But it wasn’t meant to be and our journey ended there but we had raised the bar in terms of performance for Rwanda and we’d lifted the level with such a young team that should stay together for a number of years.You signed a contract extension until 2018 but, 5 months later, you were sacked from the job. At the time, it was rather confusing as to why you left. How disappointed were you and, are you any clearer now on the reasons behind it?
I think it’s fair to say that the impression that people on the outside have is probably similar to the one that we had on the inside. That was that the decision didn’t seem to have a lot of logic to it and when you look at it again, we got to the final of the CECAFA Challenge Cup which had only been bettered once in Rwanda’s history, we got to the quarter finals of CHAN which has never been bettered.
We’d one our first away game in 4 years, we’do racked up our biggest ever win in FIFA and CAF qualifying and, at the time, we were sitting second in the qualifying group with 6 points. Rwanda”s only once done better than 6 points in a final stage qualifying group.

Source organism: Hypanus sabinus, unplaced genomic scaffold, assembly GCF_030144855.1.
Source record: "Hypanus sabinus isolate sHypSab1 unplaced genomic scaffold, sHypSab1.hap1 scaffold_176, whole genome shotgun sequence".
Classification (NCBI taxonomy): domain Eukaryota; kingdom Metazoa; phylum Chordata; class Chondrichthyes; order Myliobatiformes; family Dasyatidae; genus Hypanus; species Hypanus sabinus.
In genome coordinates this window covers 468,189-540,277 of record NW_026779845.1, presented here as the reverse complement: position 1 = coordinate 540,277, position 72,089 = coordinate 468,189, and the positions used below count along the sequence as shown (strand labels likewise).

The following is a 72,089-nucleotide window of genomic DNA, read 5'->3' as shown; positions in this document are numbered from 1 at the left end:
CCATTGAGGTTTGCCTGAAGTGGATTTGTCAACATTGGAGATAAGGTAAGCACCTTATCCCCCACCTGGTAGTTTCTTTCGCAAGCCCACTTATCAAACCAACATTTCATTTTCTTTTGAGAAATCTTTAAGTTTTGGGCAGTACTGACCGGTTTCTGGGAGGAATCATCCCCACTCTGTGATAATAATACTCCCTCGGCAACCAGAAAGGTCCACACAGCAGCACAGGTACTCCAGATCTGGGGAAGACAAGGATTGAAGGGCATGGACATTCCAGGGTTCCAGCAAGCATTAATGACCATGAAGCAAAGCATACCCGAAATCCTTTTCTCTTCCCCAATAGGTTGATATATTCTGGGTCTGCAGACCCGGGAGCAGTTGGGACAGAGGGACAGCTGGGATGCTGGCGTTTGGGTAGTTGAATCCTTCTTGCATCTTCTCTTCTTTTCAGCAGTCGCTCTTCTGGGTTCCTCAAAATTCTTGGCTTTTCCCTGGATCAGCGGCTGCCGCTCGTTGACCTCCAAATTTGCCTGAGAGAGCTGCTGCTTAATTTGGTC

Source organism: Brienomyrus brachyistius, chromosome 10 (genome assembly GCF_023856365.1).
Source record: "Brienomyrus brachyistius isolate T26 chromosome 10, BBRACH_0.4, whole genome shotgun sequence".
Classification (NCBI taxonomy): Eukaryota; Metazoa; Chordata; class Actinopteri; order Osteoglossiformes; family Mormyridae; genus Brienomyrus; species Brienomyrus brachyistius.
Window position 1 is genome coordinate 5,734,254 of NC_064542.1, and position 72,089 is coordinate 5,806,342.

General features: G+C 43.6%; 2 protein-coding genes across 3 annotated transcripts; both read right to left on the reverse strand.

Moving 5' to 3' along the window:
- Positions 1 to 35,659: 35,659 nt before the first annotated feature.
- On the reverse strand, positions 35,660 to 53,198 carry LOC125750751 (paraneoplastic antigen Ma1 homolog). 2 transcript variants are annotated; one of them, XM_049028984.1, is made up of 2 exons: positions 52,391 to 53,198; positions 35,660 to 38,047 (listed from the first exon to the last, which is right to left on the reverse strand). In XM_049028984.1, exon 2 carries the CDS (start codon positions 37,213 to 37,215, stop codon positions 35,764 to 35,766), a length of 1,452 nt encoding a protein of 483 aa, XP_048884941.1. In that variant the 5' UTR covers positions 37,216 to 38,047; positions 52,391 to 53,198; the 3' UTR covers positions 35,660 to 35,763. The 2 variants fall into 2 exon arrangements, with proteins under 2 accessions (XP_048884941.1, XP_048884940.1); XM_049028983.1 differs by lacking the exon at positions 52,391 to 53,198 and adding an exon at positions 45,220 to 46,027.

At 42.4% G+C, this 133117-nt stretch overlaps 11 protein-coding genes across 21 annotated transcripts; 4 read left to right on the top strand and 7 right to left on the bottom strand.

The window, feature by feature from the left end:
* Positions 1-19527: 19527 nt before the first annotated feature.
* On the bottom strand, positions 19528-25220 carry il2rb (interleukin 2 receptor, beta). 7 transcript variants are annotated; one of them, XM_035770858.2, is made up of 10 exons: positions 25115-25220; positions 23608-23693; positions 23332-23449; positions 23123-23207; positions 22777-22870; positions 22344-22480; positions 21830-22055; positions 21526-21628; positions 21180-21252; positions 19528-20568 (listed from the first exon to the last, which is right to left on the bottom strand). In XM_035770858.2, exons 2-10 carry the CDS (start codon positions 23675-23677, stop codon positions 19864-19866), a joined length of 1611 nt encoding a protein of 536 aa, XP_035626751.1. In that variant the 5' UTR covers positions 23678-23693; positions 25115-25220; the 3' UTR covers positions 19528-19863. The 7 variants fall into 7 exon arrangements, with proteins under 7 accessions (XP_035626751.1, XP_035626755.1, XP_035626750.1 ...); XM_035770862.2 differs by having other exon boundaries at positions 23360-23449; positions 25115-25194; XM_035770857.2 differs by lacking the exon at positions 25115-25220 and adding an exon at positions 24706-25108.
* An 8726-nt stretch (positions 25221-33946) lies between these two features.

So it didn’t seem to bear a lot of logic and sometimes decisions in football don’t have a lot of logic to them but, you know, it was one that was very disappointing, very hard to take in a sense because we had to completely restructure the team, restructure the international set up there and we were clearly moving in the right direction.
The team had gained more tangible success than in many, many, many years and, in certain fields, more tangible success than had ever been achieved.
It was a strange decision but people make these decisions in football and it can be a bit shocking at the time, you just need to dust yourself off and get onto the next challenge.
It must be said, you’re not the only British coach to be making significant waves abroad (Stephen Constantine, Gary White etc); from your point of view, why is it that you guys aren’t being given a fair crack of the whip back home?
So, talking for me, not for Stephen or Gary, who I have had a bit of contact from in the past but, let’s speak for me;
I always knew that having not been a professional player, I would need to go abroad to prove myself because, staying in the UK they was going to be a glass ceiling – working at an academy level, yes, but could you have made it to the first team level? Probably quite a bit harder.
I went to America, took the opportunities in Africa and along the way there’s been opportunities in other parts of the world – like I said before, in Eastern Europe , there’s been opportunities in Asia and the Americas.